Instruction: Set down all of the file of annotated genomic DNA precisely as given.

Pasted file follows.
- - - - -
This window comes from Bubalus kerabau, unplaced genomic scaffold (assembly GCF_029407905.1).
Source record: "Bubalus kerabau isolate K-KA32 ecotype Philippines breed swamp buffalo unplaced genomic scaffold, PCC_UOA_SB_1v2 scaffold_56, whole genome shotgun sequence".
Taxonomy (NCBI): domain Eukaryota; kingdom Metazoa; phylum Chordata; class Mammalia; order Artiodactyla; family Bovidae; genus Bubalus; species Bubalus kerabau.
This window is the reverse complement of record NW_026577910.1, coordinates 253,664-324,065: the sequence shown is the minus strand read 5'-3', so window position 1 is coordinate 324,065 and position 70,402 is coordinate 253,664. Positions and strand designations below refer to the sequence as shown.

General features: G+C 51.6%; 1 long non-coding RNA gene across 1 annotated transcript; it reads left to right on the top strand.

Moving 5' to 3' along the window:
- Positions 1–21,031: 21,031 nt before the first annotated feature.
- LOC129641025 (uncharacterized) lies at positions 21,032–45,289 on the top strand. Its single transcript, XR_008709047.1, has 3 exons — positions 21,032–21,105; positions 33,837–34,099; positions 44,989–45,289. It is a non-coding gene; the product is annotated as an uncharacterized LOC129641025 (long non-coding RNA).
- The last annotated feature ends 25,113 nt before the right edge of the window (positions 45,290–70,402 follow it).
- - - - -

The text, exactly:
This window comes from Bubalus kerabau, unplaced genomic scaffold (assembly GCF_029407905.1).
Source record: "Bubalus kerabau isolate K-KA32 ecotype Philippines breed swamp buffalo unplaced genomic scaffold, PCC_UOA_SB_1v2 scaffold_56, whole genome shotgun sequence".
Taxonomy (NCBI): domain Eukaryota; kingdom Metazoa; phylum Chordata; class Mammalia; order Artiodactyla; family Bovidae; genus Bubalus; species Bubalus kerabau.
This window is the reverse complement of record NW_026577910.1, coordinates 253,664-324,065: the sequence shown is the minus strand read 5'-3', so window position 1 is coordinate 324,065 and position 70,402 is coordinate 253,664. Positions and strand designations below refer to the sequence as shown.

General features: G+C 51.6%; 1 long non-coding RNA gene across 1 annotated transcript; it reads left to right on the top strand.

Moving 5' to 3' along the window:
- Positions 1–21,031: 21,031 nt before the first annotated feature.
- LOC129641025 (uncharacterized) lies at positions 21,032–45,289 on the top strand. Its single transcript, XR_008709047.1, has 3 exons — positions 21,032–21,105; positions 33,837–34,099; positions 44,989–45,289. It is a non-coding gene; the product is annotated as an uncharacterized LOC129641025 (long non-coding RNA).
- The last annotated feature ends 25,113 nt before the right edge of the window (positions 45,290–70,402 follow it).